If you're a sophomore English major in college, say, and have recently figured out that it's no longer cool to tell people that your favorite book is Catcher in the Rye, your favorite book is probably On the Road. But. Did you know that Jack Kerouac didn't really write the whole thing in three hours on a single roll of half-used toilet paper in Allen Ginsberg's pantry, subsisting on nothing but Vienna sausages and coffee grounds? It's true — Kerouac offing On the Road in a single, unrevised breath is the sort of literary legend that popularizes the idea of the writer as a seizure-prone oracle that spits out brilliant writing in one unadulterated frenzy of composition.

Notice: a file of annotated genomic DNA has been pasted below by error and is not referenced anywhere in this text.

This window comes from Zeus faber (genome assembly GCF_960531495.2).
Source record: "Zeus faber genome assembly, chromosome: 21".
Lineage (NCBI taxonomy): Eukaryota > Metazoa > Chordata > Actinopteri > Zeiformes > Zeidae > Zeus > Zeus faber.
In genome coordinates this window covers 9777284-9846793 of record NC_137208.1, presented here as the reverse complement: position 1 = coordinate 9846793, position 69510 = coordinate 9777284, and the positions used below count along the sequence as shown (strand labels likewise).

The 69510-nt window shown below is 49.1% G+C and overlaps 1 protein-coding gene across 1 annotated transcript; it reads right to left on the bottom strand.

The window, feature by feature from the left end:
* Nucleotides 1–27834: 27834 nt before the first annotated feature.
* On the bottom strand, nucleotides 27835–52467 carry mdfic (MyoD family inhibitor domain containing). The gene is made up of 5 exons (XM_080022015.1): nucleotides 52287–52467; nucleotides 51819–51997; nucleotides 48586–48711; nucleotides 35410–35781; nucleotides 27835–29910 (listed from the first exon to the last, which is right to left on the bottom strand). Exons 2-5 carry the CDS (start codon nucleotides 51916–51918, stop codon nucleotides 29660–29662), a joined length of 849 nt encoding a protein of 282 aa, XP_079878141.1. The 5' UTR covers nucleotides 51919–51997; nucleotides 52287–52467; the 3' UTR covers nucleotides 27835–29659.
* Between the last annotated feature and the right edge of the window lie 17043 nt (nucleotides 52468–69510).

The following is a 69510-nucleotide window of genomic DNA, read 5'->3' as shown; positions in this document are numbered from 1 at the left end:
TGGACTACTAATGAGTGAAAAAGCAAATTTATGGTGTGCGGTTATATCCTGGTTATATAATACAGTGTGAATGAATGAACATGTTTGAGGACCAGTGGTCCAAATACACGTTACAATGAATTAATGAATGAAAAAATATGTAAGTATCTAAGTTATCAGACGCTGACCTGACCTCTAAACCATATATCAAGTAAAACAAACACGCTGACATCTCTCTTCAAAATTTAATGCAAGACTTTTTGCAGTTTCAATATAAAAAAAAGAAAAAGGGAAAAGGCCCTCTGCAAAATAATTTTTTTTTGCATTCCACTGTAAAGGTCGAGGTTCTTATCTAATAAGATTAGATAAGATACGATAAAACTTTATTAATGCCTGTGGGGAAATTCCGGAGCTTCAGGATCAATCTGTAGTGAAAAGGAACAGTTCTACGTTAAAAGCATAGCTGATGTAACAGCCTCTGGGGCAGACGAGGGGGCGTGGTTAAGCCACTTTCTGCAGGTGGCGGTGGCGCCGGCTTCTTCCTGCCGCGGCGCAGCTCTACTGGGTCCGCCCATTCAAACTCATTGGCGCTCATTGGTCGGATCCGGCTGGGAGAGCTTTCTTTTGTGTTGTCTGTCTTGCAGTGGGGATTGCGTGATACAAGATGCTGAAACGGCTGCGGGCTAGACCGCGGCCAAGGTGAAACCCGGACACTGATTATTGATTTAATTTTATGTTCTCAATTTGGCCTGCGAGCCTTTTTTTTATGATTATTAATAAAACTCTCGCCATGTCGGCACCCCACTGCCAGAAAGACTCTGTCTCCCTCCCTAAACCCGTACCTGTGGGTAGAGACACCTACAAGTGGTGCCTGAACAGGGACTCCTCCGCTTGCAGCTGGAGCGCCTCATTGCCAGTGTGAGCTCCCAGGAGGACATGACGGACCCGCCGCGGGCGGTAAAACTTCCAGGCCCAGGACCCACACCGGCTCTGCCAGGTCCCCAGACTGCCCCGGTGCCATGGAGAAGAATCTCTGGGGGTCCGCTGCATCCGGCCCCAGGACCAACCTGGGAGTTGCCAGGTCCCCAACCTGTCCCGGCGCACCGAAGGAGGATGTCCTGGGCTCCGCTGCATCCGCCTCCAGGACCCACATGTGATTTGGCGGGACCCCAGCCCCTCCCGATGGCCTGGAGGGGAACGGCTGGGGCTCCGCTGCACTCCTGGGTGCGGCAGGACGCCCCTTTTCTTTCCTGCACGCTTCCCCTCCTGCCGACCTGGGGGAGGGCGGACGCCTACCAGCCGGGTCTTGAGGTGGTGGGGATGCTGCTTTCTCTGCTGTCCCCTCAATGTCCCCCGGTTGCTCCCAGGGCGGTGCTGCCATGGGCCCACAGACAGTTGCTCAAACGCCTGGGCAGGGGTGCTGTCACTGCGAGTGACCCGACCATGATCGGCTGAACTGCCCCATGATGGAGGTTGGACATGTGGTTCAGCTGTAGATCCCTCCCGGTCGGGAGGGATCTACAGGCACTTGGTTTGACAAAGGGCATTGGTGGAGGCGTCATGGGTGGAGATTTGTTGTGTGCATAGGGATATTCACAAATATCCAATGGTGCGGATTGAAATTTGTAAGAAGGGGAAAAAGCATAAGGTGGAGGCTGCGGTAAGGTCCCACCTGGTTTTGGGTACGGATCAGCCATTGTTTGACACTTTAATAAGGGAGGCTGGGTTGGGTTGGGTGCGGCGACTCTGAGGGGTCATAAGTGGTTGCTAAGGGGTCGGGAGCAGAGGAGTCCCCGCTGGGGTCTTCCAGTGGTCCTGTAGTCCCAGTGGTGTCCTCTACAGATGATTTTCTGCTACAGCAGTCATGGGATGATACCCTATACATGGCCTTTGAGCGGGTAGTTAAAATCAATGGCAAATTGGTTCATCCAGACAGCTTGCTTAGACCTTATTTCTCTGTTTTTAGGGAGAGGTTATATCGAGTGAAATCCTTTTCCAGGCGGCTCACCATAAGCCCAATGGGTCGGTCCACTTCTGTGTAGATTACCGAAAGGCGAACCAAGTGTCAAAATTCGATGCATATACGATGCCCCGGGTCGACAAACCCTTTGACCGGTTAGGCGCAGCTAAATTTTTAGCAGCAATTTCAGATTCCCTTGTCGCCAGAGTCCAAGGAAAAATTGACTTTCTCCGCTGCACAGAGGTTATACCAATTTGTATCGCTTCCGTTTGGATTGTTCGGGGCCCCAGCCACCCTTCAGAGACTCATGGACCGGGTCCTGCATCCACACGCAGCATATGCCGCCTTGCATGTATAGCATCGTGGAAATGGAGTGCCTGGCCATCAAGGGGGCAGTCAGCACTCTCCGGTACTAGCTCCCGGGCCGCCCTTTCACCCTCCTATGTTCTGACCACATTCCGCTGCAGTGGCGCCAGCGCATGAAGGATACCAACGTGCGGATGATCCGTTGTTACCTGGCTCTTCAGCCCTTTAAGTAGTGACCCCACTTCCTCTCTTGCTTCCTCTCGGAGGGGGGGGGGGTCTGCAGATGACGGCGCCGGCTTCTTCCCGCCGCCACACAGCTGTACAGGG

Joyce Johnson, a writer who was once set up with Kerouac by the apparent Patti Stanger of literature, Allen Ginsberg, has written The Voice Is All: The Lonely Victory of Jack Kerouac, due out later this month just ahead of the wide release of On the Road's theatrical manifestation. Johnson's book details her relationship with the writer, but also debunks the idea that Kerouac's "spontaneous writing" was all that spontaneous — crafting On the Road was "a much longer process … each paragraph had to be a 'poem'." The book includes some juicy biographical details about Kerouac's love life and his fluency in Joual, a Canadian dialect of French, which Johnson suggests served as a significant (and often overlooked) source linguistic inspiration for Kerouac.